Posted January 31, 2001

by Tracy Dowson

Now that I have to sit down and write about starting a horse council for CoHoCo's executive director, Libby Graham, I realize that I have probably leanred more in the past four years working with our county horse council that I learned in college.

The first bit of advice that I would like to pass along to you is: understand the importance of having and belonging to a horse council. Together we have the power to shape the very important governmental policies that direct how we live with and enjoy our horses. We keep each other informed and provide moral support.

The organizational structure of our horse councils should follow the structure of our government. First a national organization, the American Horse Council, then a state horse council, followed by a county horse council with city-watch subcommittees. It is important that every horse owner belong to each council. Owning horses is one of the most labor intensive interests that I know of and I no longer accept the excuses that people are "too busy". If you value your ability to own and enjoy horses, you will find the time to at least be informed and contribute what you can, when you can. You live in a democratic society and you will have to get your hands a little dirty in politics from time to time. It's like cleaning stalls, sometimes you just have to do it.

It is extremely important that each council have a structure in which each person's view can be heard and after all of the facts have been presented, council members need to agree to support whatever the majority favors. Remembering each council is charged with protecting the common good of all horse owners. We need to agree to disagree and still hang together. This is the most fundamental aspect of living in this country. Your elected officials must hear one voice from the horse community or you will lose credibility. Fringe groups are detrimental.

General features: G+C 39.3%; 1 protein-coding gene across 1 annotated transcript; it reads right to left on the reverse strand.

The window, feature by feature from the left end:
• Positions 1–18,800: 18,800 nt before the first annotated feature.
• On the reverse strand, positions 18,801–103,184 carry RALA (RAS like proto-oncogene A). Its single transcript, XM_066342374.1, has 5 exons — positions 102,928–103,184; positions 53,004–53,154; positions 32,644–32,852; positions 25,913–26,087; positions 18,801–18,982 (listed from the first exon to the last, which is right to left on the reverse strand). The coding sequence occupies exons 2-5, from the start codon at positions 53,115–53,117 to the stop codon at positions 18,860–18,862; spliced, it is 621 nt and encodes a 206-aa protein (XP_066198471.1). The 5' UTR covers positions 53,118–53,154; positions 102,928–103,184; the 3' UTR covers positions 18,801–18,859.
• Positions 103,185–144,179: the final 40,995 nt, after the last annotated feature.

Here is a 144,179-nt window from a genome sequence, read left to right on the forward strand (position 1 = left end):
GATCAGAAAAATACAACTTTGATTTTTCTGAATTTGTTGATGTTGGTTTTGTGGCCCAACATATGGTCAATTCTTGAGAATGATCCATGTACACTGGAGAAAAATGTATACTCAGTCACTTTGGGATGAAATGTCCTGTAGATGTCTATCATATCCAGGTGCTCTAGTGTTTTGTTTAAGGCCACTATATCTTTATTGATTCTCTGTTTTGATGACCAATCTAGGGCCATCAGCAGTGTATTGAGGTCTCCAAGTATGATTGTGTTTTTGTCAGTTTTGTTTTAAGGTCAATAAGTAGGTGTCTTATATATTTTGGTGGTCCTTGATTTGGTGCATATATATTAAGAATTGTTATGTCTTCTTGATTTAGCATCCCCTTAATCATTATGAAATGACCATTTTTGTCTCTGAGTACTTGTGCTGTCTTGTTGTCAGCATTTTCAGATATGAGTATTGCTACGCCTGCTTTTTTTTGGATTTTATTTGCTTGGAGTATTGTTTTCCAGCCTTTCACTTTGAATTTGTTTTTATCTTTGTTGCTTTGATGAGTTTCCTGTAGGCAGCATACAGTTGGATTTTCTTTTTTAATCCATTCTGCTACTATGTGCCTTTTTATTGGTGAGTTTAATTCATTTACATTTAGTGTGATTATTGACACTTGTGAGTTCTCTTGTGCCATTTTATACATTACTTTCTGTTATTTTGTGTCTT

Don't let the details derail you. If you are in the process of starting a horse council, don't worry too much about the exact workings of your bylaws. Yet, it is a very important document, but I've seen people completey drop the information of a very important group, just because they bogged down in the details. You can make changes as you learn and grown as an organization.

Gather interested people using the media to alert interested horse owners of meetings or events and keep the ball rolling. Gathering and maintaining members is a primary activity of any organization.

Let people do whay they do best. Just as you wouldn't ask your western horse to trot with his knees up under his nose, don't ask people to do what they are uncomfortable with. Some people are just naturally better leaders, some follow and there's bound to be someone who can work on those pesky details.

Some important pesky details follow:

1. Define your objective: develop a statement of purpose and/or mission statement.

2. Limit your scope, i.e., have a specific list of what you do not want to be involved.

3. Develop bylaws: since this topic is so large, specific details of each item will be covered in a future issue of WHR.
a. Define membership
b. Define offices and officers
c. Specify meetings
d. Voting
e. Board of directors
f. Committees g. Contracts, checks, deposits and funds
h. Certificates of membership
i. Books and records
j. Fiscal year
k. Dues
l. Wave of notice
m. Amendment to the bylaws
n. Advisory board

4. Agendas

5. Minutes

6. Newsletters or communications

7. Social aspect

8. Community involvement

9. Background, correspondence and history

10. Membership recruitment; surveying the needs of the membership; why people join and what they expect

11. Leadership responsibilities and styles

12. Motivating members

13. Filing 501(c)(3) not for profit papers

Because time and space are at a premium a detailed account of what these bylaw topics should include will be int he next column.

Tracy Dowson is an author, speaker, business owner and an advocate for the horse industry. For a free catalog of software, books and other business products call 800-279-2001, ext. 209.